Use bullet points as a clean way to display the information and use simple transitions (or none at all) to keep the focus on what matters.
Use an easy-to-read font and keep it the same throughout the presentation.
Do not fill blank space with images or designs. Keep it simple and clear.
Keep the wording to a minimum. Your audience came to listen, not read.
Technical Diagrams and Statistical Graphics
Including these diagrams is often a big part of the presentation and need to be addressed properly. When you present any visuals, you need to be sure that they can be explained easily enough to be understood by each member of your audience. Take a look at the audience as a whole and what kind of language you’ll be using to help inform the presentation materials. If you cannot explain the diagrams or charts simply enough you will lose your audience and make them feel inadequate – neither of which is good for you or your company. Aim for about 1 minute to explain a graphic; any longer and it may be too complicated for your presentation audience.
Delivering Your Presentation
Make Notes and Practice
You’ve created an outline, designed your slides and are now ready to begin the process of mastering your delivery.
In order to deliver a powerful presentation, you need to be adequately prepared. This includes making notes for talking points during your presentation. You can write these in point form or you can even write down your whole presentation like a speech. Whatever works best for you.
Go through all your slides and make sure that you have accompanying notes and that you have touched on everything you want to mention. You can even print out your slide frames to keep yourself more on track with your visuals.
Open up your camera and see what you look like on screen. Check out the lighting, the background, and the picture window. You don’t want to have one of those Zoom mishaps we all heard about.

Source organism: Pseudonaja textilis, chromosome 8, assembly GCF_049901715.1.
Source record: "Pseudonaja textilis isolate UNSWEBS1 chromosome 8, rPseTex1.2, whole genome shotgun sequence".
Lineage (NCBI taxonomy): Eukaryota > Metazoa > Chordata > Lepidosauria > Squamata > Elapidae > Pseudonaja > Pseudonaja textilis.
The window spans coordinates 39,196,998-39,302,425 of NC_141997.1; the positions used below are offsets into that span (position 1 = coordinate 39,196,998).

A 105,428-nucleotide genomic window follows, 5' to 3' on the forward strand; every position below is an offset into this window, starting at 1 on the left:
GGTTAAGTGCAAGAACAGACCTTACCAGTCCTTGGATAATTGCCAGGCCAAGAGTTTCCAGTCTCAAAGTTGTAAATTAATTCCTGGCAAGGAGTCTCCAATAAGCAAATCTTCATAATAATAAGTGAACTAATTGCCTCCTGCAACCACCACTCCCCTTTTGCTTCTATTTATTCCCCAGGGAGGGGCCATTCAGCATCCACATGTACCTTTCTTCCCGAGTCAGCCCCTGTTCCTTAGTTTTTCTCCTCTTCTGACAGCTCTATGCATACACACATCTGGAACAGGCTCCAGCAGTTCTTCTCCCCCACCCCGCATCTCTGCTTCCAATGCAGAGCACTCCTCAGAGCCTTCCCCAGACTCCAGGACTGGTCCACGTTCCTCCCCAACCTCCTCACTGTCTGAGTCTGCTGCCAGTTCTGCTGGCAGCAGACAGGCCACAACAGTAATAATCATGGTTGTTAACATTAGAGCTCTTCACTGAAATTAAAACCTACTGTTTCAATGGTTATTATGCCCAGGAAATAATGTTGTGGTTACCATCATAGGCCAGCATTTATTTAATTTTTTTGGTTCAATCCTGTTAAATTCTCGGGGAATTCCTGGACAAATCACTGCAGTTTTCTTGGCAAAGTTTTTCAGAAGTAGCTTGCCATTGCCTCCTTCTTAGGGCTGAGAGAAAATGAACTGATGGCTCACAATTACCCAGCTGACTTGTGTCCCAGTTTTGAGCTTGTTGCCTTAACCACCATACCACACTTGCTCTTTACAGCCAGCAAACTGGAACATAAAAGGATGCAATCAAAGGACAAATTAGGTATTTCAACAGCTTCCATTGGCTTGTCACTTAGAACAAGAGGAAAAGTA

Time yourself giving the presentation. If you have an hour time slot, make sure there’s enough room for technology delays and questions at the end. You don’t want to keep people in your Zoom call for too much longer than they had planned for.
Most importantly, connect with your audience. You may have to glance at your notes from time to time, but you need to be aware of your (virtual) eye contact. Look at the camera and smile, show your audience you are happy to be there and excited to present your information. This is another reason to get on camera before your presentation, know where to focus so that you don’t look distracted during the meeting. Tell engaging stories that will draw people in, make them see how your product or service will be a benefit to them. Tie stories and personal anecdotes back to the audience, allow them to see themselves buying and using your product. Remember that people buy from people they know, like and trust. Your presentation is building a relationship.
Creating a great PowerPoint presentation is easy when you have the right steps to follow and put yourself in the audience’s shoes. If you would be bored – so would they. Everyone can create and deliver an effective presentation, even if you’re a bit hesitant in doing so. Keep your focus on the goal you want to achieve through the presentation and let that guide you in your decisions.
At Creativly we have developed PowerPoints for all occasions, including keynote speeches, sales pitches, and highly technical presentations. Enlisting the help of professionals to create your presentation does make a difference. You will get one-on-one support, premium designs, cohesive branding, and feedback on the presentation. In the technology sector, you’re in a highly competitive space; show your edge by presenting a sleek, efficient presentation that resonates with your audience.
If you’re ready to see how Creativly can help your business rise to the top, contact us to go over the variety of services we offer.